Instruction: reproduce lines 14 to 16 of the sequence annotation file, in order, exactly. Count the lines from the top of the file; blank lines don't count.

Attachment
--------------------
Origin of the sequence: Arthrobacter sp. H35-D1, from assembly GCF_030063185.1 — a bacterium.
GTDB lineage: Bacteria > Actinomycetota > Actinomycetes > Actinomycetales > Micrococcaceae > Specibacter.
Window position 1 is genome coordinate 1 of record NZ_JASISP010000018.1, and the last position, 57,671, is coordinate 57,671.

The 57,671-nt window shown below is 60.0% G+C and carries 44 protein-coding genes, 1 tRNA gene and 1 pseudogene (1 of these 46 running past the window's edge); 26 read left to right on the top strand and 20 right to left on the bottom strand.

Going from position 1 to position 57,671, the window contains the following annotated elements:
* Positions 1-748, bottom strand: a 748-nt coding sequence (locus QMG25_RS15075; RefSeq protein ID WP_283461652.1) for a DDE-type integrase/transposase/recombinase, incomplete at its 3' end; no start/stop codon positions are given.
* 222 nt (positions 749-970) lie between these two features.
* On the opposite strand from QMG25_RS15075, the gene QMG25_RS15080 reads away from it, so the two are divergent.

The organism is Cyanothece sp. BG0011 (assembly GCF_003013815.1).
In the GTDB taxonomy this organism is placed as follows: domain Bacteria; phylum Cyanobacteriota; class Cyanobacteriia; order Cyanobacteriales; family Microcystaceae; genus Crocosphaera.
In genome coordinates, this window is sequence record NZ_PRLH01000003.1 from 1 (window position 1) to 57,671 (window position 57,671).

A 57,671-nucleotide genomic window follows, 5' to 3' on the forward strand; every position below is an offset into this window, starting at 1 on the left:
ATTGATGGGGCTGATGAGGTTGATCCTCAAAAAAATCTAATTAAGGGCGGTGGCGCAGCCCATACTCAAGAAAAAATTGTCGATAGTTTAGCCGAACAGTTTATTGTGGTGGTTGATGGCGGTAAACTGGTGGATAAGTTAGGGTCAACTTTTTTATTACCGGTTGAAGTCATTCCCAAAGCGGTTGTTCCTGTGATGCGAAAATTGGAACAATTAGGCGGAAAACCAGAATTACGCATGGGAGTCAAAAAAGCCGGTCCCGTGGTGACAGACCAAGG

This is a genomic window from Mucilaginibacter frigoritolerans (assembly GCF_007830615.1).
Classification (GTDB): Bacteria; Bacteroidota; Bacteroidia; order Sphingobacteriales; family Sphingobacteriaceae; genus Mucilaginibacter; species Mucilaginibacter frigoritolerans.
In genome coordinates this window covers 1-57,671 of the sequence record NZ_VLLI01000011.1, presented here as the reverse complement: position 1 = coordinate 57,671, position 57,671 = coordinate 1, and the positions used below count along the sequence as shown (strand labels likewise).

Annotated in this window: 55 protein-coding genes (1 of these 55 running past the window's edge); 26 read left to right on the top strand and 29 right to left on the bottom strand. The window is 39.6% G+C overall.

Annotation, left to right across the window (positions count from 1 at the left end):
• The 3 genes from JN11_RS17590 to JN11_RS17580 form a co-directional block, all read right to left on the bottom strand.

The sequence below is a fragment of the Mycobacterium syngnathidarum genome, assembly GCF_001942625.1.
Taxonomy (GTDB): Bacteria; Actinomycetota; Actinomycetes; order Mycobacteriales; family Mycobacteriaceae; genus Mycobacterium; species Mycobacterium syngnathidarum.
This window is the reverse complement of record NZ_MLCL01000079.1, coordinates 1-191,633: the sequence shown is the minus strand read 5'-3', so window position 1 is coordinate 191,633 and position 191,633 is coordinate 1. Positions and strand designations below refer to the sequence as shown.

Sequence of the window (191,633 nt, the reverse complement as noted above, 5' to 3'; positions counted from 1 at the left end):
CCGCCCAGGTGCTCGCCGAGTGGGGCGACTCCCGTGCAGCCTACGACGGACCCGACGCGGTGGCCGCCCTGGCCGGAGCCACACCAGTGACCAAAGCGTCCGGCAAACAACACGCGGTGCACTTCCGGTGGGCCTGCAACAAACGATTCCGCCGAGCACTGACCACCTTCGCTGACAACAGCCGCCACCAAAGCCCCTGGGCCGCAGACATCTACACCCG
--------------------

This is a genomic window from Mucilaginibacter frigoritolerans (assembly GCF_007830615.1).
Classification (GTDB): Bacteria; Bacteroidota; Bacteroidia; order Sphingobacteriales; family Sphingobacteriaceae; genus Mucilaginibacter; species Mucilaginibacter frigoritolerans.
In genome coordinates this window covers 1-57,671 of the sequence record NZ_VLLI01000011.1, presented here as the reverse complement: position 1 = coordinate 57,671, position 57,671 = coordinate 1, and the positions used below count along the sequence as shown (strand labels likewise).